A rare cover to Thayetmyo, Burma with a 1/- embossed and 4d rose-carmine with Aberdeen experimental duplex cancels was taken to £2530 (estimate £400) (557). Malaysian destinations proved very popular with an 1878 cover to Perak franked 8d orange and a fine Laroot arrival cds on the front went from a £750 estimate to £2070 (597). The next lot, an 1857 cover to Sarawak, franked 6d, 4d and 1d, via Agents in Singapore, reached £2070 (598) while £2760 was paid for a beautiful 1861 envelope to Sarawak from Torquay (Photo on front cover of catalogue) (600).
The best was yet to come - with an 1858 “Insufficiently Stamped” cover to Foochow, bearing 6d lilac, 2d blue and 1d red stars, Hong Kong transit backstamp (Webb type 12 - only 6 examples recorded) reaching the top realisation of the day, after much competition between phone-bidders, agents and collectors in the room, at £6900 (679). An 1858 cover to Ningpo made £1100 (682) while another Ningpo destination cover of 1859, at quadruple rate, was fought over from the estimate of £500, ending up at £4600 (683). Another popular cover was the 1898 registered envelope from Armagh to Mukden (Manchuria) which was estimated at £300 and hectic bidding took to £2300(689), followed by another “Big item”, the 1881 cover from Lurgan to Tamsui Formosa with 4 x 2½d plate 22 (photo on back cover) which finally ran out of bidders at £5750! (691). An 1860 cover to a Sailor at the 4d Concession rate, and returned as the ship was lost off Japan made £1380 (700).
A fine section of GB used abroad had highlights of an 1880 cover from Gibraltar to Bordeaux with 4d grey-brown pl.17 Large Garter watermark and 1d Venetian red at £1150 (717), the 1881 envelope from Haiti to France with the 1/- orange-brown plate 13 watermark spray and 1½d Venetian Red at £1725 (729) and just before the end, a beautiful cover from Ecuador to Barcelona (photo on front cover of catalogue) with 2/- blue, 4d bright vermilion and 1d red plate 116 was taken to £2300 (734).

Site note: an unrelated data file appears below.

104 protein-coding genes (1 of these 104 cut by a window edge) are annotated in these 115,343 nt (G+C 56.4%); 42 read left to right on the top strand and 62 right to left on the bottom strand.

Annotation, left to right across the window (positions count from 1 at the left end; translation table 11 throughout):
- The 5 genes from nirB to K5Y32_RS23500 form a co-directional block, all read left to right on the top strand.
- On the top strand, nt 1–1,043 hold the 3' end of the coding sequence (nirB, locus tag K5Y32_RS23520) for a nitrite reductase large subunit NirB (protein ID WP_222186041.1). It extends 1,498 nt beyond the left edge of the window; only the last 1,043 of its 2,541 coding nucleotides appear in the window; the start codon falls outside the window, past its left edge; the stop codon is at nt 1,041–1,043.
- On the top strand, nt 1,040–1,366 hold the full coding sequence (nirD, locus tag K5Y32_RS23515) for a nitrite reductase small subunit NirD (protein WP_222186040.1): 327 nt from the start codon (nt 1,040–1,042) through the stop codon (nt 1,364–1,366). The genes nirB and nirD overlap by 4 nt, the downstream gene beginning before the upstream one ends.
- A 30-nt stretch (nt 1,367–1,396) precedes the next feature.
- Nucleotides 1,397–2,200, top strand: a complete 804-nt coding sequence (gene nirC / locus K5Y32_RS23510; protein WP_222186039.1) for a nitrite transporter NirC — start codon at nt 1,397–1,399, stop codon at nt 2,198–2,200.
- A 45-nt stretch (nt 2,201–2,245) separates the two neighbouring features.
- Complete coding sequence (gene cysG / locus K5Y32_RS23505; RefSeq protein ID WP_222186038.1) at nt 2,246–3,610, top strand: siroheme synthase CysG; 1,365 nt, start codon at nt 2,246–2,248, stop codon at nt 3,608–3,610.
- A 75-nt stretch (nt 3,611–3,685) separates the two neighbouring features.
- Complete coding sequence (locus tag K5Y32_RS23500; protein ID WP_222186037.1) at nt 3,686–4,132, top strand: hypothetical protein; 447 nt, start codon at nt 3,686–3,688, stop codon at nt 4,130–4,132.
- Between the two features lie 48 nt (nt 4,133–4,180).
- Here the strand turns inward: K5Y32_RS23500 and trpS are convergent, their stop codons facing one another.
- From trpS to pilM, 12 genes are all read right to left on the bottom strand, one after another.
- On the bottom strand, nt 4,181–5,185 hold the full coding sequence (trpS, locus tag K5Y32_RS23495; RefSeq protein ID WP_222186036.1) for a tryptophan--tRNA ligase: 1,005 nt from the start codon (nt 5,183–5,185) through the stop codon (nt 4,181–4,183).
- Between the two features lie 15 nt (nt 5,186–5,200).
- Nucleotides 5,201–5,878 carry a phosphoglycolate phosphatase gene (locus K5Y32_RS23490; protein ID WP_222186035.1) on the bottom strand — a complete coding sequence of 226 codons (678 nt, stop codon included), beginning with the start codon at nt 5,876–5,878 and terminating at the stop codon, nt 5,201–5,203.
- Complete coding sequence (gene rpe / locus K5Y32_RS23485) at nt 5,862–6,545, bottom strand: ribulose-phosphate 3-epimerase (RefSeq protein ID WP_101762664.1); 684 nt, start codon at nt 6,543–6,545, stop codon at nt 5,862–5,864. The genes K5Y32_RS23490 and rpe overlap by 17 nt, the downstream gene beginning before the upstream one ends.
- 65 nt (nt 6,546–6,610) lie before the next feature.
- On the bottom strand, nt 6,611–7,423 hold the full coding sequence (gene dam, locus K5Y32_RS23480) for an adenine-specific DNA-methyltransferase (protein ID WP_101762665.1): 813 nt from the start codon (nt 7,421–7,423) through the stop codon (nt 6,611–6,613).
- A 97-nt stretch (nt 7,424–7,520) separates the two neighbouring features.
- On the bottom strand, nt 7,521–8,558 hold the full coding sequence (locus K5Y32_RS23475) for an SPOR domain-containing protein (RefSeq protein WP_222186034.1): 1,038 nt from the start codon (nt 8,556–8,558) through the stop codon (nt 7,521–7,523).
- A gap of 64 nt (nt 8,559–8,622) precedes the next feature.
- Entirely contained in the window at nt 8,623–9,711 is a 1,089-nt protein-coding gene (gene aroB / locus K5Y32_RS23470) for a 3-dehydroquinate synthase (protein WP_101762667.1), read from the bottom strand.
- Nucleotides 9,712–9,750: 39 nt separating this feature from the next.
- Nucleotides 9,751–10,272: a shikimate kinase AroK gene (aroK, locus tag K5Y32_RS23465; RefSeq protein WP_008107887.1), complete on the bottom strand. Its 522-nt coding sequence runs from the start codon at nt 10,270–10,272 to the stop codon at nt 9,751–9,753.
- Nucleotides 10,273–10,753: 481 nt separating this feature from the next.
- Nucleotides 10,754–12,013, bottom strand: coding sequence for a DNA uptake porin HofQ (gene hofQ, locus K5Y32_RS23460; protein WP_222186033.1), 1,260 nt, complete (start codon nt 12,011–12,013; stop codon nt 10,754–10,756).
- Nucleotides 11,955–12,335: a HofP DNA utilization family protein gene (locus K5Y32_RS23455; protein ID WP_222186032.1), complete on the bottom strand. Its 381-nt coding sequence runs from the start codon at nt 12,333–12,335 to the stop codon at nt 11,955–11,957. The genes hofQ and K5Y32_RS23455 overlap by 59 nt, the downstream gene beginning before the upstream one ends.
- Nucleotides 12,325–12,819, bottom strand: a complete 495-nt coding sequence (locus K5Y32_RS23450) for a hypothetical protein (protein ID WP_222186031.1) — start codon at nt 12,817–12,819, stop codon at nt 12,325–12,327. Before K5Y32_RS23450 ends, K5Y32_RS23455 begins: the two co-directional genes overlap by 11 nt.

The auction was a great credit to Gilbert Wheat in his choice of material and his persistence in tracking down some of the most obscure frankings and destinations.
London 2010: Festival of Stamps is a year long programme of exhibitions, events and activities to mark the centenary of the accession of George V, the philatelist king. The festival includes a major international stamp exhibition at the Business Design Centre, Islington for stamp collectors.
The London 2010 International Stamp Exhibition has been granted full FIP Patronage as a World Exhibition, and all the competitive part of the exhibition will be run according to FIP standards. There will be the following FIP competition classes:
Class 1 Traditional
Class 2 Postal History
Class 3 Aerophilately
Class 4 Revenues
Class 5 Postal Stationery
Class 6 Thematic Philately
Class 7 Youth One-Frame
Class 9 One-Frame Exhibits with a link to George V
The exhibition in numbers:
2400 competitive frames
More than 90 postal administrations represented
More than 120 trade stands (from all over the world)